It’s clear from the outset, that There’s a Goat in My Coat is going to be a fun collection for young children. It’s silly and funny and perfect to read out loud. The content is styled to make the listening to the individual words and lines as much fun as the poem itself. There’s a mixture of poetic styles too, with rhyming poems, rhythmic ones, and others that employ repetition to good effect. There are poems that ask to be acted out, poems for counting, observational poems, something for every taste. The illustrations add to the humour and fun. Some are full colour, others are set in white space. Front endpapers are set on the same sunny yellow as the cover, while the end endpapers reflect the going to bed of the final poem. A perfect collection to give away as a gift, or to keep to share with your own young children.

There's a Goat in My Coat

There’s a Goat in My Coat, Rosemary Milne, ill Andrew McLean
Allen & Unwin 2010
ISBN: 9781741758917

Reviewed by Claire Saxby Children’s book author.

This book can be purchased online from Fishpond. Buying through this link supports Aussiereviews.

Untangling Spaghetti, by Steven Herrick

When my dad heard my brother call me
‘A Dork!’
He said,
‘Jack, we don’t say that word in this house.’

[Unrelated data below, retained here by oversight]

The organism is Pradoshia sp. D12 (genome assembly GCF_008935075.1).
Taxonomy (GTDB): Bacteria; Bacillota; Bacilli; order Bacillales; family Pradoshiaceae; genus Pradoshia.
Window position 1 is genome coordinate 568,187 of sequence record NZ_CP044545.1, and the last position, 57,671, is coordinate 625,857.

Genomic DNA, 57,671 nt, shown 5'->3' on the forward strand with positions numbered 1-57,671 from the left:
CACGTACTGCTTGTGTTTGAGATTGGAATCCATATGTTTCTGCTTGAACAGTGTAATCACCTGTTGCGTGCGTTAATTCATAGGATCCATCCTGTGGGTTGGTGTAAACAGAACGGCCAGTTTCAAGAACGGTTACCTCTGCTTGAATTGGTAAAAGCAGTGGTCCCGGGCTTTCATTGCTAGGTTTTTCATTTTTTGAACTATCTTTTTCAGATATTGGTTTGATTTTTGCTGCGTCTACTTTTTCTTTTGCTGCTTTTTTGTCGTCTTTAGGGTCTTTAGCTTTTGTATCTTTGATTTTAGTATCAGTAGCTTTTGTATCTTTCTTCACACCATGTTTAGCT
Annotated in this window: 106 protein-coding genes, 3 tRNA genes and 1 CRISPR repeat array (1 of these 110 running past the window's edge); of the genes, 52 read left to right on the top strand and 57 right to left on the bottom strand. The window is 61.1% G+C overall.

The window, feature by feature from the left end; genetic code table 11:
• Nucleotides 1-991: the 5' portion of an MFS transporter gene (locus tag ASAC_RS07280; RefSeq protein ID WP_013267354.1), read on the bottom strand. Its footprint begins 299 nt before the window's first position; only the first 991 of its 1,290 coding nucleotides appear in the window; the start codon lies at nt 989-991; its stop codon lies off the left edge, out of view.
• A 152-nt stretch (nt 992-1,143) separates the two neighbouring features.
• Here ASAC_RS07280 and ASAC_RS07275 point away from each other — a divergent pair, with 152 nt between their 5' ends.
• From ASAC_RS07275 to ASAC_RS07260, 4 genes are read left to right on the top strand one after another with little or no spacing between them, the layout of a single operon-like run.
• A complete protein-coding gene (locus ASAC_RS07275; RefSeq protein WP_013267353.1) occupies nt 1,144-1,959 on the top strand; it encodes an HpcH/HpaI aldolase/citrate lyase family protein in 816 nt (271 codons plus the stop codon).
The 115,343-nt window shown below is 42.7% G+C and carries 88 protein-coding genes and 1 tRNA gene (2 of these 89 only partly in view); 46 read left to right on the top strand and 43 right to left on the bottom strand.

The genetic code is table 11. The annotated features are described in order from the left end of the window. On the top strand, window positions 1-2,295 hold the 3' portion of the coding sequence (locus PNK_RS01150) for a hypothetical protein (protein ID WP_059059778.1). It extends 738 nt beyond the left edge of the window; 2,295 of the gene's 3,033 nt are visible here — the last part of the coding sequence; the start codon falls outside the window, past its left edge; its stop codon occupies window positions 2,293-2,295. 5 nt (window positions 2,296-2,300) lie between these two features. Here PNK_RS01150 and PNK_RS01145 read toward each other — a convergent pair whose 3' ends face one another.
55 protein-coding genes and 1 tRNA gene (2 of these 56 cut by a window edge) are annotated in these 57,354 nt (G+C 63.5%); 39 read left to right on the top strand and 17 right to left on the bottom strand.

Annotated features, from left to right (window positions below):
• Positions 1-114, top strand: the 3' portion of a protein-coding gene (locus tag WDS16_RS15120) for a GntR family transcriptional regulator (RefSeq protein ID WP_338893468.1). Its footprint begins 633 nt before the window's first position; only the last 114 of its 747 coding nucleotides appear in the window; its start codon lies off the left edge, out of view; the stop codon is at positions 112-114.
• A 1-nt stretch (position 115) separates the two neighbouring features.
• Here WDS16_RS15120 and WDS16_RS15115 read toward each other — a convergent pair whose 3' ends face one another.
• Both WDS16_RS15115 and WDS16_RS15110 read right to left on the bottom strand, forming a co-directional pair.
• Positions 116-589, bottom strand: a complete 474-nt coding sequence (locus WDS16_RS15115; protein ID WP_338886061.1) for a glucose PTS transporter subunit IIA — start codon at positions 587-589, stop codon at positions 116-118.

So Jack walked quickly out the back door
Stood in the yard
And yelled at me,
‘You dork!’
In his best older brother voice!

Untangling Spaghetti is a collection of poetry for children from award-winning author and poet Steven Herrick, bringing together poems from his previously published collections . From the funny, like House Rules above, to the silly and even the sad, the collection is fun to browse or to read cover to cover.

Poems are arranged into themes, including House Rules, the Big Match and Seeing the World and demonstrate Herrick’s keen understanding of, and empathy with, a child’s view of the world. He says in his introduction that many of the poems come from the experiences of his own sons and in other poems, including the poetry visitor, Herrick’s own experiences are also obvious.

This wonderful collection deserves a place in school libraries and classrooms, but will also be loved at home.

Untangling Spaghetti: Selected Poems from Steven Herrick

Untangling Spaghetti: Selected Poems, By Steven Herrick
UQP, 2009

Can You Keep a Secret, by Mark Carthew & Jobi Murphy

For anyone who loves nursery rhymes – and for anyone who has yet to discover their wonders- this delightful offering is just perfect. This cushioned hardcover book offers hundreds of rhymes, brightly illustrated and with touches such as the ribbon bookmark making it a great gift and a collector’s item.